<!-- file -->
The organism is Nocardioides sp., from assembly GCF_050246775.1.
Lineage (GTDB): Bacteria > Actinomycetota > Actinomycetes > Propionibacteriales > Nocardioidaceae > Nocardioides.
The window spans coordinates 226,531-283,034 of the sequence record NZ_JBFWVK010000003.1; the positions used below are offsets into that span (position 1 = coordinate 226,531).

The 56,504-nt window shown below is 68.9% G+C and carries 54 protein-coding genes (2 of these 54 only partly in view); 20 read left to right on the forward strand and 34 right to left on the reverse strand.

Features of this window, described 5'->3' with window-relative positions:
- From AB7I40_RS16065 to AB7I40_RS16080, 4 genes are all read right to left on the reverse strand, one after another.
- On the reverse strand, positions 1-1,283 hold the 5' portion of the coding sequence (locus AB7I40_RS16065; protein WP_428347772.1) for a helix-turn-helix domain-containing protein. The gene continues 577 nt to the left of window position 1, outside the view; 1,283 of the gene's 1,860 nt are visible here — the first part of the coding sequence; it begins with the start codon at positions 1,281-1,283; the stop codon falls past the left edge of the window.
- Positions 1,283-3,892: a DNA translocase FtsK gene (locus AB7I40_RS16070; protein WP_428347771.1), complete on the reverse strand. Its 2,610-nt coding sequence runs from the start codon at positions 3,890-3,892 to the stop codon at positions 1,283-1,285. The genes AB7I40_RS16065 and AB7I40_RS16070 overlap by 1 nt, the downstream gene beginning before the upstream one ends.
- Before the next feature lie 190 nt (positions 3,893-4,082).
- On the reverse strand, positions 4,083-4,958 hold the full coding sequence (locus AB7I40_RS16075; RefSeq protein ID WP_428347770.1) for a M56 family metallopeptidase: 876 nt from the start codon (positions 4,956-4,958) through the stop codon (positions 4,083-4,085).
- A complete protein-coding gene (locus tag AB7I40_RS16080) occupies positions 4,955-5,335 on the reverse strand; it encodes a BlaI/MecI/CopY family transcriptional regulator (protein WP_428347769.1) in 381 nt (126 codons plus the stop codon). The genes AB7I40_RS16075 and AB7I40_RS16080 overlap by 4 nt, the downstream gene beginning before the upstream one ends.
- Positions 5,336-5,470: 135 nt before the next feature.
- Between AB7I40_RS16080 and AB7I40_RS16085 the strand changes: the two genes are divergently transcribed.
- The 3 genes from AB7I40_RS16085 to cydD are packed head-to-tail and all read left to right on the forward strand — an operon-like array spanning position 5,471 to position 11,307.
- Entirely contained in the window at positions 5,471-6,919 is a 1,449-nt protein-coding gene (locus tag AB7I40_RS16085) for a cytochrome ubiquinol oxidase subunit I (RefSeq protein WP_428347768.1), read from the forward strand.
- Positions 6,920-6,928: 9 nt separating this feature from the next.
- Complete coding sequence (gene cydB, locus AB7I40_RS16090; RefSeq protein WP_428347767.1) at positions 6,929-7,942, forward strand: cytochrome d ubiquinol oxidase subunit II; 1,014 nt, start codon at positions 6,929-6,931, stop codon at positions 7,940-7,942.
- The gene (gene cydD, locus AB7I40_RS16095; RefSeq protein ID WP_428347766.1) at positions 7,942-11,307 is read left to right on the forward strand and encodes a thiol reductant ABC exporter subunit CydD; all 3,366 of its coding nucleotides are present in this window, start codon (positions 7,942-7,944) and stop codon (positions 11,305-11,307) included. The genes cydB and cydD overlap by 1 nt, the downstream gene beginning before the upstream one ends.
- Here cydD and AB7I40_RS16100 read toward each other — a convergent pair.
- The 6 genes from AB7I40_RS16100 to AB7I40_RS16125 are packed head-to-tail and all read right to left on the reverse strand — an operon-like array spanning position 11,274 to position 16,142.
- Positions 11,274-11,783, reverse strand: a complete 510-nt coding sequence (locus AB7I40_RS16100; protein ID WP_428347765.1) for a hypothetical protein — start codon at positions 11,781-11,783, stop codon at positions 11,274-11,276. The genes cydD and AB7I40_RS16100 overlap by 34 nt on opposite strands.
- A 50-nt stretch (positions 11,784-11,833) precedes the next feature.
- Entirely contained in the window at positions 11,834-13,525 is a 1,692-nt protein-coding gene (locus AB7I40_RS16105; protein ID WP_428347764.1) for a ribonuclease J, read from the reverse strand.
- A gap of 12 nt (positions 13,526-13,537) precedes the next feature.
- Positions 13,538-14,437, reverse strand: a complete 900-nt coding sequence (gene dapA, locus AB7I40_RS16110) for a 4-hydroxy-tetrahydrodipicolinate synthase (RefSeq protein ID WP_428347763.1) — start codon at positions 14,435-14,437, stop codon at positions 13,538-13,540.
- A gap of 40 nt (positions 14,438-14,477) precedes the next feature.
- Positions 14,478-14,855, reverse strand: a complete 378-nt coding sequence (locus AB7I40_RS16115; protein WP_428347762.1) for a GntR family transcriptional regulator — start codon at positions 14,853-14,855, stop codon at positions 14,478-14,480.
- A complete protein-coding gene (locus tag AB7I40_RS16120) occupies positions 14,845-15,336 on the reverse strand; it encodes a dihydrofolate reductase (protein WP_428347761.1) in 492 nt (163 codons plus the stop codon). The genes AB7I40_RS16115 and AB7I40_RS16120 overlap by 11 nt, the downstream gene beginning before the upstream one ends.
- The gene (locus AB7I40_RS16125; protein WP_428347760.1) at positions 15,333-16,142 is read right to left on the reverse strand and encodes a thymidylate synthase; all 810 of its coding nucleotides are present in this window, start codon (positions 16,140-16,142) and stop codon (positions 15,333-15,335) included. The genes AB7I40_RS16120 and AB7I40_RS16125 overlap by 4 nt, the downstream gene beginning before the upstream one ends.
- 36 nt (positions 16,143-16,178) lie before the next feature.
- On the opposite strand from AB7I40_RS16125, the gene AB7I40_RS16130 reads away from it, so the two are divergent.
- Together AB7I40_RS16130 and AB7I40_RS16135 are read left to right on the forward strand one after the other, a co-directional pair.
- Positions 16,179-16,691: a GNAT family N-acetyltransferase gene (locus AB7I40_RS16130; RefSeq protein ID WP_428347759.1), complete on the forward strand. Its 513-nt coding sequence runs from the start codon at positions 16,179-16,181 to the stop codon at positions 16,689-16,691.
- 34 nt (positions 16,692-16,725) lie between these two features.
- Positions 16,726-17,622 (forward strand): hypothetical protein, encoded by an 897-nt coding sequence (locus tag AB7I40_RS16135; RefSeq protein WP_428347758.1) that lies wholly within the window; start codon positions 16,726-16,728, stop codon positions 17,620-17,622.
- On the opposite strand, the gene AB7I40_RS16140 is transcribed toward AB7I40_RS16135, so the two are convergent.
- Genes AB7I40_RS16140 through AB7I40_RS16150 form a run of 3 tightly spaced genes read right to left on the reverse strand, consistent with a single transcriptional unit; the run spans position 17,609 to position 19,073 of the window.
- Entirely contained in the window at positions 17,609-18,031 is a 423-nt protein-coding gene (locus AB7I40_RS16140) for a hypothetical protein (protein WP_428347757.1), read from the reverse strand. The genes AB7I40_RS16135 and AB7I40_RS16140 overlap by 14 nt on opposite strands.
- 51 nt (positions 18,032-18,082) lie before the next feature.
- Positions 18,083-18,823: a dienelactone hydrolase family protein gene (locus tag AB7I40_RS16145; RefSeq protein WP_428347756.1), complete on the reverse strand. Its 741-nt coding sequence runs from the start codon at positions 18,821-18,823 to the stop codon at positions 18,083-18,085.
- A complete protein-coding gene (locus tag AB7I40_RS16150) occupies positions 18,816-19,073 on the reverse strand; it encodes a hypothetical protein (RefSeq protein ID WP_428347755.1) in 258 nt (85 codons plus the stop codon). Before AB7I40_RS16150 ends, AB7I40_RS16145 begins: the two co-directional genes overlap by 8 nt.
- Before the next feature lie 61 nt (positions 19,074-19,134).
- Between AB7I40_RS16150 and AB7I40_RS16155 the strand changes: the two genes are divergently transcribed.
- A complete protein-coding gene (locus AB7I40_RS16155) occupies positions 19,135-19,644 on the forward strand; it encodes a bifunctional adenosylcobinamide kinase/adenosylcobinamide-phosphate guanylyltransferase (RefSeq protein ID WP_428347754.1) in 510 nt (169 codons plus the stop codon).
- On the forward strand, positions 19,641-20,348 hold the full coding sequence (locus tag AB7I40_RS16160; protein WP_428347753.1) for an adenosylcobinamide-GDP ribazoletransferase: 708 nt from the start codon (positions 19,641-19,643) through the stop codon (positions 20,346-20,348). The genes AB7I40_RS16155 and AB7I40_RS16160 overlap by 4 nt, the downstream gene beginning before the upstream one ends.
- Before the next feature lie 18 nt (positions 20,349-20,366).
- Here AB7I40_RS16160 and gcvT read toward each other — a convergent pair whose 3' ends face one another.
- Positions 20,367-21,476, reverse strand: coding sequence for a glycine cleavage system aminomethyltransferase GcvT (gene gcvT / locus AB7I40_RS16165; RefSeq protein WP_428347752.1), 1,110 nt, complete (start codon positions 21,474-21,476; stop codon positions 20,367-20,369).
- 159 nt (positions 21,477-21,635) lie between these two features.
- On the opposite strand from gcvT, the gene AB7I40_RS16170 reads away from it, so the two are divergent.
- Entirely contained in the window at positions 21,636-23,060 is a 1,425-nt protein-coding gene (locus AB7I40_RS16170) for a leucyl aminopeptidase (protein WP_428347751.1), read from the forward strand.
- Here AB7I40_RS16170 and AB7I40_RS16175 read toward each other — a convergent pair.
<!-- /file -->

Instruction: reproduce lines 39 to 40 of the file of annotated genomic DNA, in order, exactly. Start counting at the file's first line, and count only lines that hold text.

- 51 nt (positions 18,032-18,082) lie before the next feature.
- Positions 18,083-18,823: a dienelactone hydrolase family protein gene (locus tag AB7I40_RS16145; RefSeq protein WP_428347756.1), complete on the reverse strand. Its 741-nt coding sequence runs from the start codon at positions 18,821-18,823 to the stop codon at positions 18,083-18,085.